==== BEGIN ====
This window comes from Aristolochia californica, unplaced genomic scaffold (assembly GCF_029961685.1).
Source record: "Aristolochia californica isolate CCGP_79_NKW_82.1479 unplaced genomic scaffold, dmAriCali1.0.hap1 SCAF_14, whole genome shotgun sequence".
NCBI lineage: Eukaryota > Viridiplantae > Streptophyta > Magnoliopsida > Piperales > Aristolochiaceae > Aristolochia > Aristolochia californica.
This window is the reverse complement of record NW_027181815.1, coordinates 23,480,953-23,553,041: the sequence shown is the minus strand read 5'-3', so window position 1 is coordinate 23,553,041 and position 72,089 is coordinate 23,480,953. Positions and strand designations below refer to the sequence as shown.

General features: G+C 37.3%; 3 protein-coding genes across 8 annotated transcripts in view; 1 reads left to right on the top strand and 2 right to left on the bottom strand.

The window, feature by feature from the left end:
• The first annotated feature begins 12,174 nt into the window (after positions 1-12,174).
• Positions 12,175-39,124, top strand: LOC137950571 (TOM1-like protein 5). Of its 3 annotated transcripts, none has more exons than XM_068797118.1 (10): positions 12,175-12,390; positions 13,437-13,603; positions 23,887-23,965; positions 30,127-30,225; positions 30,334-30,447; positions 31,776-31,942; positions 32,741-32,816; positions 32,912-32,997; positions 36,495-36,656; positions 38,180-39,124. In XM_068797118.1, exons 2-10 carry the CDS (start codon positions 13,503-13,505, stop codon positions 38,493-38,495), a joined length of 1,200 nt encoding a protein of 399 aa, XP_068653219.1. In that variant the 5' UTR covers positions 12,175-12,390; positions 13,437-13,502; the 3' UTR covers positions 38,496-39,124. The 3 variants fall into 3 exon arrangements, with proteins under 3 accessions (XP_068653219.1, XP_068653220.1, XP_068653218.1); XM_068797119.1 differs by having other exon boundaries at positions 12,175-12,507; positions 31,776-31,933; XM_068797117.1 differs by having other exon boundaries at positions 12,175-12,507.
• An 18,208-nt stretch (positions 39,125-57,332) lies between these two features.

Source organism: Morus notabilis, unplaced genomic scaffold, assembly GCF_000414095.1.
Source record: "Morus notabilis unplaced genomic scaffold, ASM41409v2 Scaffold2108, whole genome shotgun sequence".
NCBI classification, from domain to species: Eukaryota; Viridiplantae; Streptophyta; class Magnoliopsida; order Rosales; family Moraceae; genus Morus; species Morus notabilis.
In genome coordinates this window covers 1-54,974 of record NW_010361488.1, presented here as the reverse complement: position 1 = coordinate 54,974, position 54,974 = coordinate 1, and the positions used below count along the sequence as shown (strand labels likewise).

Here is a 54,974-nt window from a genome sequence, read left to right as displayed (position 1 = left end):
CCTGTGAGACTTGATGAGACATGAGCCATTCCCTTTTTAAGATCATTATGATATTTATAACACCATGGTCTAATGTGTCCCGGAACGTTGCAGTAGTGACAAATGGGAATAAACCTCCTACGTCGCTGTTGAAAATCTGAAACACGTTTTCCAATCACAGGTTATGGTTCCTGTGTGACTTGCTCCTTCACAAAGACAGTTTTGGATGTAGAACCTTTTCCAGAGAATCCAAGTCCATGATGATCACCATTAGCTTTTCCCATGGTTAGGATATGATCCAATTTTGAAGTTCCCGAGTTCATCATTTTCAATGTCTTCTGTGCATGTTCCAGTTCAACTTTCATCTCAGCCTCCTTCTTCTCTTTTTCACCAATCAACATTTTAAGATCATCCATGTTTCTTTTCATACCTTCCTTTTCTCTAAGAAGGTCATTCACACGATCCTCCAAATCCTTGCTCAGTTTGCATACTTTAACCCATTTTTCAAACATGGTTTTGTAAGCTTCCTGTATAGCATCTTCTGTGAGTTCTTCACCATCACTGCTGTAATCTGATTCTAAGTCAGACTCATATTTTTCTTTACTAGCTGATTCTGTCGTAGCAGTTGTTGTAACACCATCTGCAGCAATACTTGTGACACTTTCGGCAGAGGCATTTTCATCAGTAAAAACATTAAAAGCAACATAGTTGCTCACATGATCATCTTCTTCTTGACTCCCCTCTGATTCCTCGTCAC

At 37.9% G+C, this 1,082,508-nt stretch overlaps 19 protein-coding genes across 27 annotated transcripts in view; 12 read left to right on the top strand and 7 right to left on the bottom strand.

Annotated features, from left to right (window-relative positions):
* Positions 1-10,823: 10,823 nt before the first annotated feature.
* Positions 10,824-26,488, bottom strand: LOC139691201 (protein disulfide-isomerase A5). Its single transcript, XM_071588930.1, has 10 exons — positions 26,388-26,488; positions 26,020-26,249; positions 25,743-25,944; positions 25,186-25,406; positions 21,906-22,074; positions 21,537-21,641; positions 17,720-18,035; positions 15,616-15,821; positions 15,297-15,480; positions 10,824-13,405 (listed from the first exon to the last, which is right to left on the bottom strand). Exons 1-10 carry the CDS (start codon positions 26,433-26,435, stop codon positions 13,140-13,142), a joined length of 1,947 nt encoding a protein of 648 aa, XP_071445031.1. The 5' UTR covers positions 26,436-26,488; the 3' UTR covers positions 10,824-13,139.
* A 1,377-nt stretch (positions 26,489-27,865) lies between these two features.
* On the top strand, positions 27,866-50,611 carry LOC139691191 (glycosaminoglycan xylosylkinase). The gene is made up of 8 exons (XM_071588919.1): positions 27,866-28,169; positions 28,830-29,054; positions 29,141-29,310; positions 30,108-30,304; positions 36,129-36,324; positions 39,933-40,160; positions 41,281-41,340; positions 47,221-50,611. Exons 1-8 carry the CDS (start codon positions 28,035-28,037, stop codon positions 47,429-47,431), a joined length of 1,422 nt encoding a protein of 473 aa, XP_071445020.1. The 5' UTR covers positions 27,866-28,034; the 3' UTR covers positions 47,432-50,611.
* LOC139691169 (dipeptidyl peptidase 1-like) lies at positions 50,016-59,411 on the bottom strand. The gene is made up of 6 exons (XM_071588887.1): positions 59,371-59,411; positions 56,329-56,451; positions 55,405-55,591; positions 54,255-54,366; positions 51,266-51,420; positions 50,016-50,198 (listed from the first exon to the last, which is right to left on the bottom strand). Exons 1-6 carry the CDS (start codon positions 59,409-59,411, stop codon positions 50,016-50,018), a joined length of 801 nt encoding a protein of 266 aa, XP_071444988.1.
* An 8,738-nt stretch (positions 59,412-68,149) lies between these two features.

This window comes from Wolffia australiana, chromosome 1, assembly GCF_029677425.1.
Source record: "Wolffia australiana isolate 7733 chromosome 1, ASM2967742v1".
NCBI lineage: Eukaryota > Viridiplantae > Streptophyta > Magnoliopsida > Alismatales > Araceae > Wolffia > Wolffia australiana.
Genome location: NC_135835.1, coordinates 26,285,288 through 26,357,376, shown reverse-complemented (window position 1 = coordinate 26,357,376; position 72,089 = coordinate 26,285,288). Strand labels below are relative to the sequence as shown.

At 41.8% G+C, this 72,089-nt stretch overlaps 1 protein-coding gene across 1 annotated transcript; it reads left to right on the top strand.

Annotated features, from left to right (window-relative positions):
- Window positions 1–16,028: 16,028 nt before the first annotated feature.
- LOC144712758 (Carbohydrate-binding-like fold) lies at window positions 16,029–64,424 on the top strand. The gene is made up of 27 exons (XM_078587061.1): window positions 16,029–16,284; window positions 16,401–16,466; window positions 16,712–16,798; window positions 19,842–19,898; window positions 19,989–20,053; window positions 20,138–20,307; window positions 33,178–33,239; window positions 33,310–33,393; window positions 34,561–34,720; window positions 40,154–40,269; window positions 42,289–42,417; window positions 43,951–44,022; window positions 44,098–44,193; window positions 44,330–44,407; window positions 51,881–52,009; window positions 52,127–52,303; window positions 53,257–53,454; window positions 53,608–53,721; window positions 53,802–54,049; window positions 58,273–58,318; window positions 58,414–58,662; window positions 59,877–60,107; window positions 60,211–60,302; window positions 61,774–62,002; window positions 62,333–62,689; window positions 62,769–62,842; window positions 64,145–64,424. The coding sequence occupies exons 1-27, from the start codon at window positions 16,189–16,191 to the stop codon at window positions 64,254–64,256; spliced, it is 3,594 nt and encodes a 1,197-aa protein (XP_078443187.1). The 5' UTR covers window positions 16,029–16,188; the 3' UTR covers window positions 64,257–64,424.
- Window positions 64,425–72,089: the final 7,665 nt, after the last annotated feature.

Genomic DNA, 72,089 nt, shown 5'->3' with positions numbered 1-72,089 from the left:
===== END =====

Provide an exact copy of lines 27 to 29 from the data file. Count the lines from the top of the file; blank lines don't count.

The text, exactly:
Genome location: NC_135835.1, coordinates 26,285,288 through 26,357,376, shown reverse-complemented (window position 1 = coordinate 26,357,376; position 72,089 = coordinate 26,285,288). Strand labels below are relative to the sequence as shown.

At 41.8% G+C, this 72,089-nt stretch overlaps 1 protein-coding gene across 1 annotated transcript; it reads left to right on the top strand.

Annotated features, from left to right (window-relative positions):